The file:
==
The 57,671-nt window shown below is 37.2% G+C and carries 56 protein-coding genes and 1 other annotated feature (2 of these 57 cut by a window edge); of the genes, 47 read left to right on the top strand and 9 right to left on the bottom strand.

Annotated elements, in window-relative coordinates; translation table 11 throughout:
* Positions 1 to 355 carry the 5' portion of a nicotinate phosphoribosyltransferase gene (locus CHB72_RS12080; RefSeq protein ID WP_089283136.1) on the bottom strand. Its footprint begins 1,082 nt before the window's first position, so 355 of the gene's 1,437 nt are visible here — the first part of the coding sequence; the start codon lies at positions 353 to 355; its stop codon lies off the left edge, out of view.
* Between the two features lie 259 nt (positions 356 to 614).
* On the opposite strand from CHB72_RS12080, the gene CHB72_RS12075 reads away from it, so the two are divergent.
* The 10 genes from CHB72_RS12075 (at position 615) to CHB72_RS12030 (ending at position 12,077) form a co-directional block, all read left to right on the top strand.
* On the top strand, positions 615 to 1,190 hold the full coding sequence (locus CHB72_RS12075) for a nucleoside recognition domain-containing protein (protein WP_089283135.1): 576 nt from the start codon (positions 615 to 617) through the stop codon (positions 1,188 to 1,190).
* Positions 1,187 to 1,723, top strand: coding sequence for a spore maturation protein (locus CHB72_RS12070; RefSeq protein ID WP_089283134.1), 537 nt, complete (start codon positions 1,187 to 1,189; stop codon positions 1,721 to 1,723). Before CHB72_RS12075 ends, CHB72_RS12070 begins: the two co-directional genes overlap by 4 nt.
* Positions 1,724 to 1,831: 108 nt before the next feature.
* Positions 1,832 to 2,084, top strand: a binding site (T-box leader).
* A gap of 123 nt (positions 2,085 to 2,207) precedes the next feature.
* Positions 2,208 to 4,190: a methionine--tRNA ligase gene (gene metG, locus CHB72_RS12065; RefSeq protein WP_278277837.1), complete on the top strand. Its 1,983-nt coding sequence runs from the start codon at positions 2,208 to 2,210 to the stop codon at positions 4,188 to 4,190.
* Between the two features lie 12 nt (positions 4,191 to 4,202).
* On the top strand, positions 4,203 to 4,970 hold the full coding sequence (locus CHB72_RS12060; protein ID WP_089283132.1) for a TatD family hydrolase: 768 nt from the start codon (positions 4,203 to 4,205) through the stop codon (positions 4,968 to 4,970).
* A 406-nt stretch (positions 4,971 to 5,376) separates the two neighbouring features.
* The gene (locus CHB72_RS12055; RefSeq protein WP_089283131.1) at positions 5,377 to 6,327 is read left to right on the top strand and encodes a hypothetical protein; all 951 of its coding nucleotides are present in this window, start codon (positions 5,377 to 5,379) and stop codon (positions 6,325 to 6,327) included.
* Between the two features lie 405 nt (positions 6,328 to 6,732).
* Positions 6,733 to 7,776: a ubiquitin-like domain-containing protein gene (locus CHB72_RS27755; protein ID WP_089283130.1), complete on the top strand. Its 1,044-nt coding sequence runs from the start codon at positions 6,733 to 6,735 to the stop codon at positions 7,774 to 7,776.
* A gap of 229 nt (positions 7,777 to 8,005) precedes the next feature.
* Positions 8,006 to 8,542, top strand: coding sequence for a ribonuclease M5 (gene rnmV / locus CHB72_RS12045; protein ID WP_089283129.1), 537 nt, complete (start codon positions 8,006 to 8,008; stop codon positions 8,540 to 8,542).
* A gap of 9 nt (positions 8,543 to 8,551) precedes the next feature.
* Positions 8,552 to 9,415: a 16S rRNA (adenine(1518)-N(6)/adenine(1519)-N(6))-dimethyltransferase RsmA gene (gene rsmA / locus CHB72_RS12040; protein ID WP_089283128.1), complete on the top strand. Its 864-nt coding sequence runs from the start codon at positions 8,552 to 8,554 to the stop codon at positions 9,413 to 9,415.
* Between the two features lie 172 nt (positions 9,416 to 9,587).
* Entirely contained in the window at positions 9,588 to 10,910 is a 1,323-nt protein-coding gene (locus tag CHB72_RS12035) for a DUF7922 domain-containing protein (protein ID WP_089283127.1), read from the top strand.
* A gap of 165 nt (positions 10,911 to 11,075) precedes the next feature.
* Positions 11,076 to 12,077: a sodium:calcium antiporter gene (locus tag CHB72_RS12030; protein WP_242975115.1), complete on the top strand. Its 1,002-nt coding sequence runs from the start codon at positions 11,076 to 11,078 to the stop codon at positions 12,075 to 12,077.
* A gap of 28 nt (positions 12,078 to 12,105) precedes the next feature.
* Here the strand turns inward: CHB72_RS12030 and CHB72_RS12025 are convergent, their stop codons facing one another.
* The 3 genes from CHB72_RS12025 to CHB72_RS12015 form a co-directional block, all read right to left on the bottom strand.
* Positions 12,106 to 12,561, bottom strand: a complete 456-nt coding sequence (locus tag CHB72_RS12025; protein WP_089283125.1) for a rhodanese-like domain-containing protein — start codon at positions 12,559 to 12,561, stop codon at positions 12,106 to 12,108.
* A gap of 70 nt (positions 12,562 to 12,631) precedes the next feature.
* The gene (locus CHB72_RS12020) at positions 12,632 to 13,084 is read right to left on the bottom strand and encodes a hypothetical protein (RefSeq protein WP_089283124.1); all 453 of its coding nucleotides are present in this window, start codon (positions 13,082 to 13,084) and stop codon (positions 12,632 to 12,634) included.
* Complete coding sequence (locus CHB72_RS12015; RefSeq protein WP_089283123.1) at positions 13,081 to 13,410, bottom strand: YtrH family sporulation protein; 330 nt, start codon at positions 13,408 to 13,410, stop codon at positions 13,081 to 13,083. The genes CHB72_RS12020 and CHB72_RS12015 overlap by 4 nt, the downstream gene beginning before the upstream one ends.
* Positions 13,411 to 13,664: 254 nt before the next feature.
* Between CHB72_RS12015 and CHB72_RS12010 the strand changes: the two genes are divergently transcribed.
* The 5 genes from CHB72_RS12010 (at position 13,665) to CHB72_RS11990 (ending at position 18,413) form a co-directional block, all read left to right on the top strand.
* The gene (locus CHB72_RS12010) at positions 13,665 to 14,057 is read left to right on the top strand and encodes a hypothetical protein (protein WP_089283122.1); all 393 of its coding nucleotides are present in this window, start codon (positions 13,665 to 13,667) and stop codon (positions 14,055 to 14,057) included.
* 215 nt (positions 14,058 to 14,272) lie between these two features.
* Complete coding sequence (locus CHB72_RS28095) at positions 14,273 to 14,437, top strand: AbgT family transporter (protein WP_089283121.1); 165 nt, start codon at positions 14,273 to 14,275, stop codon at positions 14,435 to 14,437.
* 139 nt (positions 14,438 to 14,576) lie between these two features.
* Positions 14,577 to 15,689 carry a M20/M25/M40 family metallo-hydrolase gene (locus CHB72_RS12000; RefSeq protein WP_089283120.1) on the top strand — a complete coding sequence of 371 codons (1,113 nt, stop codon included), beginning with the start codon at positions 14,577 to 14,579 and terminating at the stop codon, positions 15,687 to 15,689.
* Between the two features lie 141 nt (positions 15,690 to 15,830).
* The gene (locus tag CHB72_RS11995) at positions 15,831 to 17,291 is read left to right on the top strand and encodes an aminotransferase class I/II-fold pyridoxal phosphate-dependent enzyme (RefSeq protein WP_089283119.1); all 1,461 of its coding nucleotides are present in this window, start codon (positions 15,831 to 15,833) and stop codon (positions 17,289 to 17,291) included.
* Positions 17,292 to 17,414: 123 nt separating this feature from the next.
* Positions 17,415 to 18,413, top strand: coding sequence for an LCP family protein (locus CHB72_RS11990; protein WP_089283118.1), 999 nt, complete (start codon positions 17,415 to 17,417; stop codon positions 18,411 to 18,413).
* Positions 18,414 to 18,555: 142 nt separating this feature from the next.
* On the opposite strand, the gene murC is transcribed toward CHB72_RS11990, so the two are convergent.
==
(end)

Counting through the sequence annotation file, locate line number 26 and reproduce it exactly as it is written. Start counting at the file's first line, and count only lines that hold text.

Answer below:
* Positions 11,076 to 12,077: a sodium:calcium antiporter gene (locus tag CHB72_RS12030; protein WP_242975115.1), complete on the top strand. Its 1,002-nt coding sequence runs from the start codon at positions 11,076 to 11,078 to the stop codon at positions 12,075 to 12,077.